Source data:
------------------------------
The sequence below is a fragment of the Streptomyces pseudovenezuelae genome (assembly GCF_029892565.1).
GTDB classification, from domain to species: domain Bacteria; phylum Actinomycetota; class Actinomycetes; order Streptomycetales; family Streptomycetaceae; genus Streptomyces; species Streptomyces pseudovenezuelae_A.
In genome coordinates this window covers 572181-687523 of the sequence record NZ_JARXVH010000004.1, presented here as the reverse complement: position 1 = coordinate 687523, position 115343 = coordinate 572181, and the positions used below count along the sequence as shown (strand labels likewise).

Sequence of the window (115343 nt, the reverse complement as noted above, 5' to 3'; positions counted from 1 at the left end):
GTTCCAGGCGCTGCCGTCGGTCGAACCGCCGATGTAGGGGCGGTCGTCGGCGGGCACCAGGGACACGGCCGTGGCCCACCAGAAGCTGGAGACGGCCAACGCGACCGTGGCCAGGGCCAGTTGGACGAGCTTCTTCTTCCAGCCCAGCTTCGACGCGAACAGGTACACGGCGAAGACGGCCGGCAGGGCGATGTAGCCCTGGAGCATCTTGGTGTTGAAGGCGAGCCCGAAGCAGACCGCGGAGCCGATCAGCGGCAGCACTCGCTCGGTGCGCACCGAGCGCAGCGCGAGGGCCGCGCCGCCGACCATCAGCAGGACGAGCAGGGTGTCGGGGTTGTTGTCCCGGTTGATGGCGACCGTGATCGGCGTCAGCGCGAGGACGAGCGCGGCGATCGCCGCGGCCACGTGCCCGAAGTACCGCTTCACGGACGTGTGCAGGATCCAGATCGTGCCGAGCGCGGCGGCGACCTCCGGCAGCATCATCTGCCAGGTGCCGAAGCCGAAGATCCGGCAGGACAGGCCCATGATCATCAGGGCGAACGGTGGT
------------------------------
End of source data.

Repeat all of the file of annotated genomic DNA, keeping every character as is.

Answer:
The sequence below is a fragment of the Streptomyces pseudovenezuelae genome (assembly GCF_029892565.1).
GTDB classification, from domain to species: domain Bacteria; phylum Actinomycetota; class Actinomycetes; order Streptomycetales; family Streptomycetaceae; genus Streptomyces; species Streptomyces pseudovenezuelae_A.
In genome coordinates this window covers 572181-687523 of the sequence record NZ_JARXVH010000004.1, presented here as the reverse complement: position 1 = coordinate 687523, position 115343 = coordinate 572181, and the positions used below count along the sequence as shown (strand labels likewise).

Sequence of the window (115343 nt, the reverse complement as noted above, 5' to 3'; positions counted from 1 at the left end):
GTTCCAGGCGCTGCCGTCGGTCGAACCGCCGATGTAGGGGCGGTCGTCGGCGGGCACCAGGGACACGGCCGTGGCCCACCAGAAGCTGGAGACGGCCAACGCGACCGTGGCCAGGGCCAGTTGGACGAGCTTCTTCTTCCAGCCCAGCTTCGACGCGAACAGGTACACGGCGAAGACGGCCGGCAGGGCGATGTAGCCCTGGAGCATCTTGGTGTTGAAGGCGAGCCCGAAGCAGACCGCGGAGCCGATCAGCGGCAGCACTCGCTCGGTGCGCACCGAGCGCAGCGCGAGGGCCGCGCCGCCGACCATCAGCAGGACGAGCAGGGTGTCGGGGTTGTTGTCCCGGTTGATGGCGACCGTGATCGGCGTCAGCGCGAGGACGAGCGCGGCGATCGCCGCGGCCACGTGCCCGAAGTACCGCTTCACGGACGTGTGCAGGATCCAGATCGTGCCGAGCGCGGCGGCGACCTCCGGCAGCATCATCTGCCAGGTGCCGAAGCCGAAGATCCGGCAGGACAGGCCCATGATCATCAGGGCGAACGGTGGT